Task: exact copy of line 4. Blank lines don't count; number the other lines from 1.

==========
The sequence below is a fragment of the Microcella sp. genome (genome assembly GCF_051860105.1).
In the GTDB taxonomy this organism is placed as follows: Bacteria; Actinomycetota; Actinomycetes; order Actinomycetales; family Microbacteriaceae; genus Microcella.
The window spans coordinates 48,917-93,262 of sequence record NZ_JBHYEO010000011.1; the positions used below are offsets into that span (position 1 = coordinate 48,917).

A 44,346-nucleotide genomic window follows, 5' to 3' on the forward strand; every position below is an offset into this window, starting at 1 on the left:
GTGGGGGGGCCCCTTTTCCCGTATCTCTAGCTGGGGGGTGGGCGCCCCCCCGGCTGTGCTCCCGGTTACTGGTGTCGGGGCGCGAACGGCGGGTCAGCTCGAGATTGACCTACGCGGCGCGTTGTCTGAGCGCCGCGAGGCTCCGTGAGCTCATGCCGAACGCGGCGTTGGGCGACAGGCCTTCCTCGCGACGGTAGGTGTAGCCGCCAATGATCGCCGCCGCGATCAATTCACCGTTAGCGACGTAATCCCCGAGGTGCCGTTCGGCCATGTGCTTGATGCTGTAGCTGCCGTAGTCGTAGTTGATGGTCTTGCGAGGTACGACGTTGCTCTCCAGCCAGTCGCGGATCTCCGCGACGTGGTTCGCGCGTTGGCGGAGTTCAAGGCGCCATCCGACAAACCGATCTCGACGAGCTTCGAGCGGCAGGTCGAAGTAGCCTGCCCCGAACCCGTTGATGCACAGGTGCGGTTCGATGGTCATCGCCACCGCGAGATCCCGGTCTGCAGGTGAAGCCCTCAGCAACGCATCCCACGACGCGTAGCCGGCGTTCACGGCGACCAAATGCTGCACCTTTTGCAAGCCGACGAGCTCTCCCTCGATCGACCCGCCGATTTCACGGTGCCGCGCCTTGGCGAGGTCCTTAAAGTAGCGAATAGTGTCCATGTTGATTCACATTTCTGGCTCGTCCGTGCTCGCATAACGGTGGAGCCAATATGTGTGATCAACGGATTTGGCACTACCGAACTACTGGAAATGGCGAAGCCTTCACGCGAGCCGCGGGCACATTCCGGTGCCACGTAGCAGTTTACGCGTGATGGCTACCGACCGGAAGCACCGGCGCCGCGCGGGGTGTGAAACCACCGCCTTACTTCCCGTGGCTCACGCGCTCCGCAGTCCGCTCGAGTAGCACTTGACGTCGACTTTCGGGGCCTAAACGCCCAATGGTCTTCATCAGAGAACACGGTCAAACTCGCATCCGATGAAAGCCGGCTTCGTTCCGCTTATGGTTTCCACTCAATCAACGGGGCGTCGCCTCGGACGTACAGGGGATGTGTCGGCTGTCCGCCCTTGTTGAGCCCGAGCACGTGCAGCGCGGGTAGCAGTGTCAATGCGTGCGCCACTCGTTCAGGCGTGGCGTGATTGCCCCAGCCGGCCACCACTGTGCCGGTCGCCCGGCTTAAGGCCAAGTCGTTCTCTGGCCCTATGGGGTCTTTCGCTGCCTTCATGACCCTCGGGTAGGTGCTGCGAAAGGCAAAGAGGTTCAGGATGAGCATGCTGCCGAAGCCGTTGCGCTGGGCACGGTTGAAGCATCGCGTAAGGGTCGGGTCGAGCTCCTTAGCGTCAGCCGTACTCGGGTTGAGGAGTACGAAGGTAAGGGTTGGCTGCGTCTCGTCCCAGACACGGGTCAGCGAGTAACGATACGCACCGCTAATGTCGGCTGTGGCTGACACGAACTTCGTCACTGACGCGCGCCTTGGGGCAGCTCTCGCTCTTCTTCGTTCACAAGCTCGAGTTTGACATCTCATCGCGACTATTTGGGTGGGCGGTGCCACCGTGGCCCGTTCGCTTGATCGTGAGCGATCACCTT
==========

A 44,346-nucleotide genomic window follows, 5' to 3' on the forward strand; every position below is an offset into this window, starting at 1 on the left: